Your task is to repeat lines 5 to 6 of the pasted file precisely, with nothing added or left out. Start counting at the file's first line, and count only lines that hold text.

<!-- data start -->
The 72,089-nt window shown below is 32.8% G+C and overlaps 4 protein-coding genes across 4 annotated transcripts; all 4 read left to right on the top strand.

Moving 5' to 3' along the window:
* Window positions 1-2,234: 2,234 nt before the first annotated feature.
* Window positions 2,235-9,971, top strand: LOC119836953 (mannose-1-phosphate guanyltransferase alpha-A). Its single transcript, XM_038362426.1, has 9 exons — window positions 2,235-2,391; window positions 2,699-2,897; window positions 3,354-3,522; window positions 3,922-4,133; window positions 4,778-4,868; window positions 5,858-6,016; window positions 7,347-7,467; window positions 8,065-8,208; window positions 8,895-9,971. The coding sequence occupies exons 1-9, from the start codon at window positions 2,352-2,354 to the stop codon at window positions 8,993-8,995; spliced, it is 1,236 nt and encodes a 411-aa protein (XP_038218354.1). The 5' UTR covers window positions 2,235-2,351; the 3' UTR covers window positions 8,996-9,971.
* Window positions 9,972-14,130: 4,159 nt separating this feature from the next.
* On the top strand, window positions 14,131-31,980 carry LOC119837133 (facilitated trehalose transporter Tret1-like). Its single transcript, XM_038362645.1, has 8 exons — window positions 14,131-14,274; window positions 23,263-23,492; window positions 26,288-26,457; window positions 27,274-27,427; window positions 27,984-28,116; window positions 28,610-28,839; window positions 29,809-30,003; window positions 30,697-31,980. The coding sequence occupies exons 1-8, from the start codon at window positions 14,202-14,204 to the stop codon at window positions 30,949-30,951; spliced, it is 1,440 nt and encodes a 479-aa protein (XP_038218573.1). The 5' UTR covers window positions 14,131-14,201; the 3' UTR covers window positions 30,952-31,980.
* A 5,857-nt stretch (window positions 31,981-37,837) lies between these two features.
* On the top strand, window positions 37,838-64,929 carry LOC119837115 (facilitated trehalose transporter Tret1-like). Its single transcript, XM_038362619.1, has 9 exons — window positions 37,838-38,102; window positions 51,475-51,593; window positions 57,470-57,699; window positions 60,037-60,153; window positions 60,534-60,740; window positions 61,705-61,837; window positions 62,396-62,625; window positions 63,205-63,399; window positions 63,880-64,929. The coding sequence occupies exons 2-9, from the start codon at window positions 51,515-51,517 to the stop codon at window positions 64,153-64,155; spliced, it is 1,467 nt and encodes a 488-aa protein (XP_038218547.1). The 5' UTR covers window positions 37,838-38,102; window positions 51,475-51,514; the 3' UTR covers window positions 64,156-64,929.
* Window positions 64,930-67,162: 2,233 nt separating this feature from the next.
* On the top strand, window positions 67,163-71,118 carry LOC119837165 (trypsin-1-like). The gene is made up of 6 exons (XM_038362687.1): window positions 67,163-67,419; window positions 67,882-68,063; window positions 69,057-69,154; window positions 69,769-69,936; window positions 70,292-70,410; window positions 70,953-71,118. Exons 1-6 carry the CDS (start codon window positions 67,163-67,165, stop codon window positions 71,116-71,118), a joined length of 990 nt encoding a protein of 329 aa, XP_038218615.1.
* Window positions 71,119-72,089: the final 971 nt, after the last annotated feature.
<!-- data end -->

* Window positions 9,972-14,130: 4,159 nt separating this feature from the next.
* On the top strand, window positions 14,131-31,980 carry LOC119837133 (facilitated trehalose transporter Tret1-like). Its single transcript, XM_038362645.1, has 8 exons — window positions 14,131-14,274; window positions 23,263-23,492; window positions 26,288-26,457; window positions 27,274-27,427; window positions 27,984-28,116; window positions 28,610-28,839; window positions 29,809-30,003; window positions 30,697-31,980. The coding sequence occupies exons 1-8, from the start codon at window positions 14,202-14,204 to the stop codon at window positions 30,949-30,951; spliced, it is 1,440 nt and encodes a 479-aa protein (XP_038218573.1). The 5' UTR covers window positions 14,131-14,201; the 3' UTR covers window positions 30,952-31,980.